If your productivity tasks mostly include working with Microsoft Office and Photoshop, it is better for you to stick with Windows. Ubuntu does not support these apps.

On the other hand, for programming and development, Ubuntu provides more flexibility in terms of software. So, depending on what software you usually use, either OS has an advantage over the other.

Ubuntu Customisation – Windows is restricted

In terms of customisation, Ubuntu is by far ahead of Windows. Thanks to its open source nature, you can always tinker with the source code, add or remove parts and make it your own

Windows offers a very strict user experience. Your desktop is pre-determined for you and you cannot change how it looks unless you use third-party applications. Windows doesn’t even let you access them.

Ubuntu however, is the complete opposite, you can find hundreds or thousands of additional source code files on web communities that allows you to customise your Ubuntu experience. From how the icon looks, to shell customisation you have endless options. Therefore, if you prioritise customisation, Ubuntu is for you.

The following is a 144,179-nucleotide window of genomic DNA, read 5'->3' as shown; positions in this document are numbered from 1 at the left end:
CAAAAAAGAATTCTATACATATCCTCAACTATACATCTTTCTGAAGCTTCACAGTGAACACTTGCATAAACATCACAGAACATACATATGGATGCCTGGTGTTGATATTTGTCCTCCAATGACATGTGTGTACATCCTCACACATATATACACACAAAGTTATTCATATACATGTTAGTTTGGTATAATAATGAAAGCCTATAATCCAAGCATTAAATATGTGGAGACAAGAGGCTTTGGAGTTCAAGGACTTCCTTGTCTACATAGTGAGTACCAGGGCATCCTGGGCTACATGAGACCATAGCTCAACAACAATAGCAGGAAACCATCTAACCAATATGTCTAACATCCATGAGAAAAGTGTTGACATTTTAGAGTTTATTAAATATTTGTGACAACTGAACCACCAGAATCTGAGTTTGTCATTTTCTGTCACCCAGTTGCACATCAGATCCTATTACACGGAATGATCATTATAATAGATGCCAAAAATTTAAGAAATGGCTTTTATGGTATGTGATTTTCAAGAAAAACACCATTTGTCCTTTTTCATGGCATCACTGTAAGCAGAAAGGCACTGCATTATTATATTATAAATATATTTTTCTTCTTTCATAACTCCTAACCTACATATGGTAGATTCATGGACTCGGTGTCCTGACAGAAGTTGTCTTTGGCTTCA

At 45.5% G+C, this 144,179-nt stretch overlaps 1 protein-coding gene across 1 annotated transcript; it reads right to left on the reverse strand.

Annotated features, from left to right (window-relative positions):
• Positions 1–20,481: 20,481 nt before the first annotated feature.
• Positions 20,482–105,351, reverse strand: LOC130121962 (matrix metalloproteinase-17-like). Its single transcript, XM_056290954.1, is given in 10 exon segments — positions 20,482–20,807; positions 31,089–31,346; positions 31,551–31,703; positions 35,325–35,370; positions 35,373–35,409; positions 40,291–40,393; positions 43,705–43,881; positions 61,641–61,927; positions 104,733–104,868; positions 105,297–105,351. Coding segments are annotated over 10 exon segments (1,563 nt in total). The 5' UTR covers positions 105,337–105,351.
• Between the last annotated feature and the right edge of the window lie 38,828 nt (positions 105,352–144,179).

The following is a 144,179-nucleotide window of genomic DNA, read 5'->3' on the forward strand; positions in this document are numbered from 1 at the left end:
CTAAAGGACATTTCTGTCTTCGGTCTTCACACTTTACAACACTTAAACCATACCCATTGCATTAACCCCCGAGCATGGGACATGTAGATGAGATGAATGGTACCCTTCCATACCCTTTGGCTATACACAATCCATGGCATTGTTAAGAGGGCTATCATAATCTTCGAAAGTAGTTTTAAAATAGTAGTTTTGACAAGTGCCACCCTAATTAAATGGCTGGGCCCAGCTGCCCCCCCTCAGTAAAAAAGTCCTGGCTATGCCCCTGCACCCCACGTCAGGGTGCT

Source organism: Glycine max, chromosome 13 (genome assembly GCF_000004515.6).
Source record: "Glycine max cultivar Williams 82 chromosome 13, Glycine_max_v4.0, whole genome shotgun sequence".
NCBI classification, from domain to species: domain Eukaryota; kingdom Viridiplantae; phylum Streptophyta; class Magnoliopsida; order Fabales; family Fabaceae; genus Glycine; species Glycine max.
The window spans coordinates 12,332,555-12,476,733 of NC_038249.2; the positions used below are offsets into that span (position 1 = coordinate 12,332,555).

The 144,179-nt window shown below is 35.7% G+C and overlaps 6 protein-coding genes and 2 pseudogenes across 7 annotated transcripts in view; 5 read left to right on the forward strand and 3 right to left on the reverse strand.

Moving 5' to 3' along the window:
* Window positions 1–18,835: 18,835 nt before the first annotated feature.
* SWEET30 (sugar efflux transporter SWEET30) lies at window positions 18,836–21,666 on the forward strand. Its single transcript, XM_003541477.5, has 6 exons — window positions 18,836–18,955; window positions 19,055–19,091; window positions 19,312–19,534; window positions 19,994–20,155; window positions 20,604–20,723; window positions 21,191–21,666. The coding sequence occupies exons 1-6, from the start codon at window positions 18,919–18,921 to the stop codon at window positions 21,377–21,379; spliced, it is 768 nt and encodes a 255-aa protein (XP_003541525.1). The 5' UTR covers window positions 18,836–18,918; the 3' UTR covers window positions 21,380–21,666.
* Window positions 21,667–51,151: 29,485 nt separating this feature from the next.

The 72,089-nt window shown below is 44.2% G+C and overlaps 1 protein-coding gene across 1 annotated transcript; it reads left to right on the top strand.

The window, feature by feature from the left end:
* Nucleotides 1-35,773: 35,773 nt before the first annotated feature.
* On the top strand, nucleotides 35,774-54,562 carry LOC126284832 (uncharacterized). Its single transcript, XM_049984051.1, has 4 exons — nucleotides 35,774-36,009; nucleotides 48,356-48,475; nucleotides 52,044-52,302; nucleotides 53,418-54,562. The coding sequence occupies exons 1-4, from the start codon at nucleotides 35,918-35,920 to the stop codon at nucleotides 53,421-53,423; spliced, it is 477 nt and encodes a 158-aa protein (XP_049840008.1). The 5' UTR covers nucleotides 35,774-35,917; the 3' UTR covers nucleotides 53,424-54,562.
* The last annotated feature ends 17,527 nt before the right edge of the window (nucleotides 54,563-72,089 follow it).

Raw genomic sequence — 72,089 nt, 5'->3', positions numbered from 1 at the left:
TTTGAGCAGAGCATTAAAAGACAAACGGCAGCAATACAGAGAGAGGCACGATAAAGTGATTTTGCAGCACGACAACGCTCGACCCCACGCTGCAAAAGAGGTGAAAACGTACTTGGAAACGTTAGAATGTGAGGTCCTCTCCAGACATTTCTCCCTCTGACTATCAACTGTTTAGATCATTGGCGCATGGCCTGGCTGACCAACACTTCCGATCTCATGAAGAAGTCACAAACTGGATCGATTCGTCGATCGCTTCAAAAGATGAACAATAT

The only real options for Windows Customisation is to write your own applications, as long as you know how to code!

These are the top 5 differences between Ubuntu and Windows. Each has advantages over the other and both offer great OS experience. 

Video Explanation of Ubuntu Vs Windows

Video Credit: YouTube – WP Website Guide

Ubuntu vs Windows F.A.Q

What is Ubuntu?

Ubuntu is a open-source Linux operating system based on Debian. Ubuntu is available in three editions: Desktop, Server, and Core. All three can run on the computer, or in a virtual machine.

What is Windows?

Windows is the most popular OS for desktops and laptop computers.

How much is Windows 10?

Windows 10 is around £99.00 from the Microsoft Store.

How much is Ubuntu?

Ubuntu is a free and open source OS.